A YEAR OF “BIG-DEAL” CHANGE
Pan said he’d like to see London – on his way out of England, that is, following the business portion of his trek.
Cheng-Tsung Pan signs autographs for fans before the 143rd British Open begins.
“It will be a great trip, just a great honor,” Pan said. “I don’t even know what to expect – other than wind.”
Ah, yes, The Open Championship is as famous for its conditions as for its traditions. Summer in the English countryside often means biting winds across open, tree-less courses. Narrow, rolling fairways are often flanked by rough deeper than some lakes.
The expected weather in Hoylake sounds like it could be Husky like for Pan: a 30-percent chance of storms during Friday’s second round, increasing to 75 percent of steady rain for Saturday’s third round. The long, 7,312-yard course also has strong crosswinds off the sea that affect club selection and driving distance.
“I’m expecting wind. I’m expecting the ground and the fairways to be firm,” Pan said. “I don’t have to belt it forever. If I hit it low and straight it will roll forever.”
He has played in courses with no trees, courses with cart paths for fairways and greens the width of teacups. He’s played many times at Chambers Bay, the links-style course directly on Puget Sound in Steilacoom south of Tacoma that will host next summer’s U.S. Open. Chambers Bay has just one tree on the entire course and is often likened to a British Open venue.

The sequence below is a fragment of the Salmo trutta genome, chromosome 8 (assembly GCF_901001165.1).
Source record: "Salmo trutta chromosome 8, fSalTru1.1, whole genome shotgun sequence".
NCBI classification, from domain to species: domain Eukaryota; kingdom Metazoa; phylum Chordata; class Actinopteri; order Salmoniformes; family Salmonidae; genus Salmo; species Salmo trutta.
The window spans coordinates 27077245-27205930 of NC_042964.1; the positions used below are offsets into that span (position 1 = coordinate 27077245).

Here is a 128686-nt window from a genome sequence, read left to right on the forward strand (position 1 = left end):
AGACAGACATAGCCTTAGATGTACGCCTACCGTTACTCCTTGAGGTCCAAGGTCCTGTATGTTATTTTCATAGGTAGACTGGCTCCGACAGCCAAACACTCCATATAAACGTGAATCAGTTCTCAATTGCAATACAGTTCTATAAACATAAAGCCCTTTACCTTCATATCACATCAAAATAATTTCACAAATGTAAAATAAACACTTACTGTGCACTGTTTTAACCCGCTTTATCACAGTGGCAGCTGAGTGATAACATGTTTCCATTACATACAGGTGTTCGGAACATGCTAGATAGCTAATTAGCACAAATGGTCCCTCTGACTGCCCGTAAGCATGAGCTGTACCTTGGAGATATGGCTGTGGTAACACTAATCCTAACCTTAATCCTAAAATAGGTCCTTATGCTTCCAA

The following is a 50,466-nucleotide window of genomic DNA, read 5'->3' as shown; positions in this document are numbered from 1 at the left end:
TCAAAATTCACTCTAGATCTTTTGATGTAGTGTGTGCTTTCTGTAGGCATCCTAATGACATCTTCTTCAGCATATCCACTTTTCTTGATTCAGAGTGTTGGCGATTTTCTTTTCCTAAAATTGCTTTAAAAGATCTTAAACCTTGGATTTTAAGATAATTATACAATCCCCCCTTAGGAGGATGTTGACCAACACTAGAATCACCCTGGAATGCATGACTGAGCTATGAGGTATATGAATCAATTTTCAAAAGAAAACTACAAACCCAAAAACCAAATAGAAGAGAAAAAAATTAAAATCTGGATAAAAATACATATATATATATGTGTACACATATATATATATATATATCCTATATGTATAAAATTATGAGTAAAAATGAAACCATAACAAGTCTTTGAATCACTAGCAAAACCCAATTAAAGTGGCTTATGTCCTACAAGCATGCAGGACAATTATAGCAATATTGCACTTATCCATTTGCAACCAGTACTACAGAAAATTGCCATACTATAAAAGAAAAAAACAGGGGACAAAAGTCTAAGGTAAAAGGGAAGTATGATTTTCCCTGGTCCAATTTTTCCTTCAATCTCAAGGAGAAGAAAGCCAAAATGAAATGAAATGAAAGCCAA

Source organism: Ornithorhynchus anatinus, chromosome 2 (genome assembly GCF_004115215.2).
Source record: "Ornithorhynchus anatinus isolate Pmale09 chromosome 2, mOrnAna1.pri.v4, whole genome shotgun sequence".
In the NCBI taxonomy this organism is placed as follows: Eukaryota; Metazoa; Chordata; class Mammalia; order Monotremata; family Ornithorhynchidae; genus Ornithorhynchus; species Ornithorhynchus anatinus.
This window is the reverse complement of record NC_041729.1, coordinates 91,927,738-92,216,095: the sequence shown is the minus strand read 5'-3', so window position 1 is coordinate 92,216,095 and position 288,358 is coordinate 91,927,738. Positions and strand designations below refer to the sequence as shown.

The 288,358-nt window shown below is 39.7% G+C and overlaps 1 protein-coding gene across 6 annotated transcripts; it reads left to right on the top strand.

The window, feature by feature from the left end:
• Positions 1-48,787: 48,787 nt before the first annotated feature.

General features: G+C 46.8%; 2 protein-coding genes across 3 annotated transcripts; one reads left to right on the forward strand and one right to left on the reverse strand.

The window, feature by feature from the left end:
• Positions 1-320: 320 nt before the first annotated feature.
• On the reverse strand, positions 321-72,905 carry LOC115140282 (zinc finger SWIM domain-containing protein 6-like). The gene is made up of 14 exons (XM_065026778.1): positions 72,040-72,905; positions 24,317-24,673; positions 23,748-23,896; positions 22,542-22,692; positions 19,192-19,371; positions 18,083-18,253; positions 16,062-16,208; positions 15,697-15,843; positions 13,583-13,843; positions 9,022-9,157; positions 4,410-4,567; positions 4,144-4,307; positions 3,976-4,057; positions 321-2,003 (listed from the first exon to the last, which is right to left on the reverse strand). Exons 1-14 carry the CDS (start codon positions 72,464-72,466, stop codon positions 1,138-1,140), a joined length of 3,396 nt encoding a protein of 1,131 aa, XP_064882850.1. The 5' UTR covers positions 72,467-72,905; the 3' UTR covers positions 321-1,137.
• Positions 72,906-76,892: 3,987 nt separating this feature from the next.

“But people say that this week it’s totally different,” Pan said.
He has been practicing for the last month at Aldarra, the exclusive course off Duthie Hill Road in Sammamish on Seattle’s east side. As exclusive as Aldarra is, Pan can be sure he was the only one playing there while on his way to golfing in the British Open.
So what’s Pan been working on?
“Pretty much everything,” he said. “I’ve been trying to hit low shots, chopping down on my driver, leaving the face open. And to be more powerful.
“Hopefully that will work there.”
Then he adds: “I have no idea.”
Pan is coming off a subpar junior season for the Huskies -- at least for a man who had been the world’s top-ranked amateur in 2013. After seven top-10 finishes in each of his first two seasons at UW he had had four this past spring. He uncharacteristically made just one birdie in the final round of last month’s NCAA championships and finished 49th overall at 3-over par. His world amateur ranking is now 47th.
After being a first team All-America and semifinalist for the Ben Hogan Award, college golf’s Heisman Trophy, in 2013 Pan was an honorable mention for All-American this spring.
This has been a year of transition for Pan. Last summer he went home to Taiwan and his coach there to completely change his swing.
“It was a big deal,” he said. “It took a while to get used to it. I feel I’m still in progress with it, and I’m about there.”